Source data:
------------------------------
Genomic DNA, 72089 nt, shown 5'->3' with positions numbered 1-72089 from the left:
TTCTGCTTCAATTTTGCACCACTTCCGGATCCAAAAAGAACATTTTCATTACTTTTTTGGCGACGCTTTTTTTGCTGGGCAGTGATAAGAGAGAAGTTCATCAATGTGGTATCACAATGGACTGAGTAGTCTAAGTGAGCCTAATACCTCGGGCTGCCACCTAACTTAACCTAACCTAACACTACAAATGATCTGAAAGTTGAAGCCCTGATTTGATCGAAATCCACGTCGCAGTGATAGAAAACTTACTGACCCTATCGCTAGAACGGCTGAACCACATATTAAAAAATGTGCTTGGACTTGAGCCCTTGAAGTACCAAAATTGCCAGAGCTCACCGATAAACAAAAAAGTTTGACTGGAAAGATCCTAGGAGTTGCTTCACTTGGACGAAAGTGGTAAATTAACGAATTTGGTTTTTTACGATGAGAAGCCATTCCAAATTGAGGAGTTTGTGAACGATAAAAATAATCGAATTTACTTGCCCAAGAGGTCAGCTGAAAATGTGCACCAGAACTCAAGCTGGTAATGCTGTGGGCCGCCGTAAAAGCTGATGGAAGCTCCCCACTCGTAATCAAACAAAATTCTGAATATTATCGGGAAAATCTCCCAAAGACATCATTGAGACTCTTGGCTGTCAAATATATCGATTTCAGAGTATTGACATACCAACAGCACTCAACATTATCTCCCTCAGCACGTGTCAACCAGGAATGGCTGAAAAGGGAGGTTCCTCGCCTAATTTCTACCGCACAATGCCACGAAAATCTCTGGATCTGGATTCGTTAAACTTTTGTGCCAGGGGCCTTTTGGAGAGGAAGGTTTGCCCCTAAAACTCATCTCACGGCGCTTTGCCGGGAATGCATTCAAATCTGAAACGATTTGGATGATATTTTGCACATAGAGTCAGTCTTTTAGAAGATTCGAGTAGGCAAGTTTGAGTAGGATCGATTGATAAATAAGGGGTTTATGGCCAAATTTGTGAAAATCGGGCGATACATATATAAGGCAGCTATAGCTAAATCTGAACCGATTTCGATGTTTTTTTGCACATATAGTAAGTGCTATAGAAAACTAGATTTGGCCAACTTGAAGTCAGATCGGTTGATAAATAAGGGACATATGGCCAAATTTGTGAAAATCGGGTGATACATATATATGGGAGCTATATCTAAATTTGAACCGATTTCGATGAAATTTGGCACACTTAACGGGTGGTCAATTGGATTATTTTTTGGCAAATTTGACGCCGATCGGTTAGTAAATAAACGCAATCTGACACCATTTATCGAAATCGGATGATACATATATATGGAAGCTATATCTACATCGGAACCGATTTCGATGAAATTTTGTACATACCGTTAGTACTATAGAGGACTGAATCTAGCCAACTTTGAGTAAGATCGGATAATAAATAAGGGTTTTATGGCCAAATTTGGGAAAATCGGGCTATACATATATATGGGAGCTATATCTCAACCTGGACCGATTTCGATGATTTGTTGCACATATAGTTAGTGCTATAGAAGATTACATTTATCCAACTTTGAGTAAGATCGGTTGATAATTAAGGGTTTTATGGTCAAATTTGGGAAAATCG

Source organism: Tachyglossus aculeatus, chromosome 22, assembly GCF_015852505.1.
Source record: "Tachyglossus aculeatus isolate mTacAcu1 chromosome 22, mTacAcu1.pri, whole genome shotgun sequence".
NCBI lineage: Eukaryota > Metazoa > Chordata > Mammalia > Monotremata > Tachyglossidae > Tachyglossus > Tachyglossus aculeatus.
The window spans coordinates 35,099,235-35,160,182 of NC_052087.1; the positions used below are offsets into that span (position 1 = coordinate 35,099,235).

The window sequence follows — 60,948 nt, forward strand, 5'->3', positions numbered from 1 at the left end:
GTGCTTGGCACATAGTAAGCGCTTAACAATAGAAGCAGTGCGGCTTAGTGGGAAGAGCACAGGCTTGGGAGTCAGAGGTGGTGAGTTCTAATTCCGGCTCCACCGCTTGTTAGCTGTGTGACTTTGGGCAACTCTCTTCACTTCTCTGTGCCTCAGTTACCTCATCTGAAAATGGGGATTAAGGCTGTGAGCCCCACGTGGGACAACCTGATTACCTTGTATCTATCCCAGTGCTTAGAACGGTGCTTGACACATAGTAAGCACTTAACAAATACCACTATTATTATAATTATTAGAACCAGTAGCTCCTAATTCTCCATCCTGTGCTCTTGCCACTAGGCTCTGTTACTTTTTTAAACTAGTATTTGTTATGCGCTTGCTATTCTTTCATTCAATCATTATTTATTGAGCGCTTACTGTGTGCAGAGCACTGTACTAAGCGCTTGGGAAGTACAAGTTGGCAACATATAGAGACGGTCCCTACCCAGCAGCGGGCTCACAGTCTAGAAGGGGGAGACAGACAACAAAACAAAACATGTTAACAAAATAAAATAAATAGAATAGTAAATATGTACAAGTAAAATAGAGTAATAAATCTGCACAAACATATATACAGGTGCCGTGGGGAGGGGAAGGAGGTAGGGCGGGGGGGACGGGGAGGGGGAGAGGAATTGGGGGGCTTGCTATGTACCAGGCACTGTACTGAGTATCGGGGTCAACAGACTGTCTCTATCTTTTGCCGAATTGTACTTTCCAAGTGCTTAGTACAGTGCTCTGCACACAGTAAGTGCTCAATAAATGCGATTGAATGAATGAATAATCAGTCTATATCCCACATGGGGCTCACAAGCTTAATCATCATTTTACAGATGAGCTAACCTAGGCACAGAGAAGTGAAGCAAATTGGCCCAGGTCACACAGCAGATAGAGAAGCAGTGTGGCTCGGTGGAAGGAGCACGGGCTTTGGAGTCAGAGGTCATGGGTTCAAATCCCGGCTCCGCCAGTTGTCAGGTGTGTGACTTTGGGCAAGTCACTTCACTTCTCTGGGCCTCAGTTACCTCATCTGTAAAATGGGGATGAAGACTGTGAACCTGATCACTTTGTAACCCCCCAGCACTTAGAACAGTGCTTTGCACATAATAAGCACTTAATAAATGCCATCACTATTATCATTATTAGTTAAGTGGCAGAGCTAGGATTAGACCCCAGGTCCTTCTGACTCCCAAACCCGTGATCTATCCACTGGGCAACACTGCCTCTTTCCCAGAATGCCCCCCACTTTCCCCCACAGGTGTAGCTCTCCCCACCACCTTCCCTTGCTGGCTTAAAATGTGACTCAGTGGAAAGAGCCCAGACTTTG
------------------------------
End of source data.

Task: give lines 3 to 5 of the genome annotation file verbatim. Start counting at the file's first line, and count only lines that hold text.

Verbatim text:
Source organism: Tachyglossus aculeatus, chromosome 22, assembly GCF_015852505.1.
Source record: "Tachyglossus aculeatus isolate mTacAcu1 chromosome 22, mTacAcu1.pri, whole genome shotgun sequence".
NCBI lineage: Eukaryota > Metazoa > Chordata > Mammalia > Monotremata > Tachyglossidae > Tachyglossus > Tachyglossus aculeatus.